A look at the Panasonic 12-35mm and GH5 for videography and filmmaking. How good is the native MFT lens? I shot a video at SFMOMA to find out.
So far I’ve been flat out amazed by Panasonic’s new GH5. It’s my first foray into mirrorless and micro four thirds, and I can’t deny that it’s made me re-think how we shoot videos here for Stark Insider. That means the Canon EOS 80D will likely be relegated to stills duty. For a lifelong Canon DSLR guy, consider me slightly shocked.
For video, it’s GH5 all the way — there’s just too much to like.
I’ve come to really enjoy shooting video on the GH5 using a Metabones/EF lens combo. Specifically: the Metabones Ultra (.71) and the storied Sigma 18-35mm f/1.8 lens. What a combo! It is a little heavy. But I find that it can help stabilize the camera. The Sigma doesn’t have IS, and that’s where the GH5 steps in (where my 70D and 80D could not help) and does the heavy lifting by automatically stabilizing in camera. It works amazingly well. I shot a short film Crazy or Die mostly handheld with the GH5 and was thoroughly impressed with what you could achieve without a gimbal or tripod.
But what about native MFT lenses?
Fortunately I own a Panasonic 12-35mm f/2.8 (Mark 1) lens that I bought a while back to use on a Blackmagic Micro Cinema Camera (beautiful image, poor ergonomics). Finally I decided to go native, and try shooting a video segment with the GH5 and 12-35mm. Handheld. Nothing else.
So to see how the 12-35 lens performed I took my GH5 to the San Francisco Museum of Modern Art and shot a segment at the exhibition for Norwegian artist Edvard Munch (video below).
Video Shot on GH5 with Panasonic Lumix G 12-35mm f/2.8 I Lens
Edvard Munch. SFMOMA.
Turns out it’s also an impressive combo — at times, maybe even more so than the Metabones/Sigma duo. That’s primarily because the 12-35mm has IS built into the lens, and, as many already know, the GH5 can really step up its stabilization game when working with such a compatible lens and offer up Dual IS. In this mode, you benefit from lens stabilization and in-body stabilization. Welcome to the future!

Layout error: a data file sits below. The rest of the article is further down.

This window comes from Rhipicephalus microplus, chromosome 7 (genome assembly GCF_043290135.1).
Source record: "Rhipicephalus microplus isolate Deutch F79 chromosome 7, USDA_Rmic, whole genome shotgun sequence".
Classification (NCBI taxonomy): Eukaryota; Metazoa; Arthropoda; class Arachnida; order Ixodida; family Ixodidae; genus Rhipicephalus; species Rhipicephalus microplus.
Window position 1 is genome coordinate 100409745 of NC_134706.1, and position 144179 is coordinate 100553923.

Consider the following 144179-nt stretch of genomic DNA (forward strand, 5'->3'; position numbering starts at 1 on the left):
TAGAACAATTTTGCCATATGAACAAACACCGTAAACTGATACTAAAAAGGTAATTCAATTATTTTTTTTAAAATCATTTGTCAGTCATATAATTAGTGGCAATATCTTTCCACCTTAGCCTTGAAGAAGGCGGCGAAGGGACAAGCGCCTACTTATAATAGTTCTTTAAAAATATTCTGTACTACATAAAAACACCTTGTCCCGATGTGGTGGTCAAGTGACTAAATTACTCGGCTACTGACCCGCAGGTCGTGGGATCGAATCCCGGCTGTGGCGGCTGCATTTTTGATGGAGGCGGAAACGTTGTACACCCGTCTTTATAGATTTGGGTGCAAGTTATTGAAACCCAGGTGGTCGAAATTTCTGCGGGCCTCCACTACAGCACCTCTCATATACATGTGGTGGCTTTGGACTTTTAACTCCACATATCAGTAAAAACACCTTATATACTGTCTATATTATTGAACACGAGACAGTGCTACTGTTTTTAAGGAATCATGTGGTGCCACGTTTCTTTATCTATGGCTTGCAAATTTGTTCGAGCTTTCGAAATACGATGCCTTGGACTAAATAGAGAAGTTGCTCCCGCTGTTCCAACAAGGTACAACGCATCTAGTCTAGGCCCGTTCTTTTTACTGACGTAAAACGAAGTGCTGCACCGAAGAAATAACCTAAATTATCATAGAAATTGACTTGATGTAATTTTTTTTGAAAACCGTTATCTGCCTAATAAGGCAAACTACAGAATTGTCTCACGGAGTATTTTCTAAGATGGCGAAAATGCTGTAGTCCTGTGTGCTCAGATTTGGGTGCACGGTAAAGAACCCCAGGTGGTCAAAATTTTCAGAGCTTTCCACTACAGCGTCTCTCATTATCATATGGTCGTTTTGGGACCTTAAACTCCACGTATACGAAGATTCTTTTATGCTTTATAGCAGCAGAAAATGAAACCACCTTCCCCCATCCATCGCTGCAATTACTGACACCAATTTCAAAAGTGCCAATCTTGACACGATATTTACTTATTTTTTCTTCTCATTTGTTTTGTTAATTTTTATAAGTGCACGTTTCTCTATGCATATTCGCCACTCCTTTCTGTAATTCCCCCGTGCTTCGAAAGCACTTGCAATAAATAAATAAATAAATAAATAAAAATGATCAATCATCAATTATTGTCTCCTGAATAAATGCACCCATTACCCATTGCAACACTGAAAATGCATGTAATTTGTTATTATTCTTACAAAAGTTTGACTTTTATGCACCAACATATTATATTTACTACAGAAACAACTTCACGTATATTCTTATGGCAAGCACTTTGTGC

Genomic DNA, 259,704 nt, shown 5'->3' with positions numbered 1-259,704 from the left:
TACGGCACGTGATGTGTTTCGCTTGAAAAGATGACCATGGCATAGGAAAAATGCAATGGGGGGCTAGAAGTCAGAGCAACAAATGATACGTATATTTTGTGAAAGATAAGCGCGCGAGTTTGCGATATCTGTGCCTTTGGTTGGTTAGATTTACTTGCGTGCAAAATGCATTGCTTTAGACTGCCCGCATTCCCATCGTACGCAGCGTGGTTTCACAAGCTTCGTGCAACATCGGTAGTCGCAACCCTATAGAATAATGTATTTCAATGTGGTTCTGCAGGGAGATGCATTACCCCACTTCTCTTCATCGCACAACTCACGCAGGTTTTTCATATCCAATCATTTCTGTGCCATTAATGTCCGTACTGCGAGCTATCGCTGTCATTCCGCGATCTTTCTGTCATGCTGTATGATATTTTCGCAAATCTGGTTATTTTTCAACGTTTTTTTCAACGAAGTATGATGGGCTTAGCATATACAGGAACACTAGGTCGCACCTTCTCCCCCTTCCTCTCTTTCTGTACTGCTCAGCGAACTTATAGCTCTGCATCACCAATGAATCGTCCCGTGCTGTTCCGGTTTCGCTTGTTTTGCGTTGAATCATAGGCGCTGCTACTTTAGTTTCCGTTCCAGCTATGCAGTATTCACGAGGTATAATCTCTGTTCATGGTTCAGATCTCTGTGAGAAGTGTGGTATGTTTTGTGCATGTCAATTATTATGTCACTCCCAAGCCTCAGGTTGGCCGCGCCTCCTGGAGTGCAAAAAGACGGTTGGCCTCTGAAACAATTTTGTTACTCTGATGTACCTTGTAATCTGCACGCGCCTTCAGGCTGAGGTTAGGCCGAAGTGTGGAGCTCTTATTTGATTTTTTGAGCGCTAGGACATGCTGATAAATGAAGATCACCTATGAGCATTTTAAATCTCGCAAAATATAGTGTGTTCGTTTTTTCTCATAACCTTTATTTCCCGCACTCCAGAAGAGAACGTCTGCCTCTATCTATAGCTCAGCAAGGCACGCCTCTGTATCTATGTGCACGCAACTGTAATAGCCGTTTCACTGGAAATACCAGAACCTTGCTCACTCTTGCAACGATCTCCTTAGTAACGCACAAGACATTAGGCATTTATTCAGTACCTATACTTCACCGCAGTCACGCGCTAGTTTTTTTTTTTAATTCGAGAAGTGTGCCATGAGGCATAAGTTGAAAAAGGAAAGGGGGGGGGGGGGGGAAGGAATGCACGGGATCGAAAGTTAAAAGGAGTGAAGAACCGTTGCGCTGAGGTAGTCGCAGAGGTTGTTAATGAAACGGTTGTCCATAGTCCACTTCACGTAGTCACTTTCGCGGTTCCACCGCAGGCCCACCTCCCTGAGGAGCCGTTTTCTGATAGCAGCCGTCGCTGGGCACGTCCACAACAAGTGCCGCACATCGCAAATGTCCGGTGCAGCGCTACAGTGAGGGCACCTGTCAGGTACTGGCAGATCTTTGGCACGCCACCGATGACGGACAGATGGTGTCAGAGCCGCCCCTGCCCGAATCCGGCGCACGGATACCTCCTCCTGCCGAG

Image-wise I was surprised at how nice the footage looked. Mostly clean (but not always, especially in low light — limit of the small MFT sensor). Bright. Nice details. But also not artificially sharp.
Images from Edvard Munch. SFMOMA. from footage shot on Panasonic GH5:
Some say the native Panasonic MFT lenses look “clinical” and I’d probably agree; though it was especially well-suited for the modern, stark architectural details of a museum.
I still feel the Sigma 18-35mm is slightly more cinematic (or filmic, choose your favorite word of the day) and can perform better in low light. But that’s splitting hairs.
- Panasonic GH5: Shooting handheld video without stabilization rigs
- Watch short film shot on a Panasonic GH5 mirrorless camera
- Quick Tip for Panasonic GH5: How to punch-in 1.4x without changing lenses
- Hands-On Review: Panasonic GH5 and Atomos Ninja Inferno for video shoots
- Lumix GH5: 5 lessons learned shooting video with Panasonic’s flagship mirrorless camera
One thing to watch for when shooting video with the Panasonic 12-35mm is the focus ring. It’s fly-by-wire. In my experience, you lose a little bit of that satisfying mechanical feel. But with the GH5’s focus peaking turned on (I use yellow) I quickly became accustomed to it. For run-and-gun and events and wedding videography this lens will be quite good I’d imagine. For narrative filmmaking, though, I’d still opt for primes with traditional focus rings.
Back to the original question then:
How good is the Panasonic Lumix G 12-35mm f/2.8 lens?
In a word: outstanding.
Panasonic released an updated Mark II version of the 12-35mm which I haven’t tried, but I’ve heard it’s even better than the original. If you’re looking to save a bit of money, though, you might want to hunt around for the Mark I as it’s definitely cheaper, but still great (check out Amazon where it runs about $600).
Panasonic Lumix 12-35mm f/2.8 Zoom Lens
What others are saying…
Photography Blog (4.5 out of 5 stars)
“The only real drawback of the LUMIX G VARIO 12-35mm F2.8 ASPH lens is its price … If you really need the versatility of a standard zoom, though, we can heartily recommend the brand new Panasonic LUMIX G X VARIO 12-35mm F2.8 ASPH for all Micro Four Thirds users.” [Read full review]
ePHOTOzine (4.5 out of 5 stars)
“Performance-wise, this lens delivers sharp, contrasty images with low CA and distortion, which should be expected of a pro-spec zoom.” [Read full review]
Amazon (Average user review of 4.5 out of 5)
For some reason it’s hard to find online reviews of the Panasonic 12-35mm (Mark I or II). Scanning Amazon customer reviews and B&H Photo are good places to look for opinions. I also understand this lens (and the GH5) is very popular with wedding shooters.
- Panasonic LUMIX G X VARIO 12-35mm f/2.8 Mark score = 23 [Read DxOMark report]
- By comparison, the Sigma 18-35mm f/1.8 (Canon) score = 28
Thanks for reading about my experience with the Panasonic Lumix 12-35mm zoom lens and GH5. More to come. I’m testing out the new Rode VideoMic Pro+ and other GH5 bits and pieces. Will be sharing thoughts and updates here on Stark Insider.
BUY/RESEARCH camera gear mentioned in this article (prices USD):
- Panasonic Lumix GH5 4K Body $1,998
- Panasonic Lumix G X Vario I 12-35mm f/2.8 lens $599
- Panasonic Lumix G X Vario II 12-35mm f/2.8 lens $998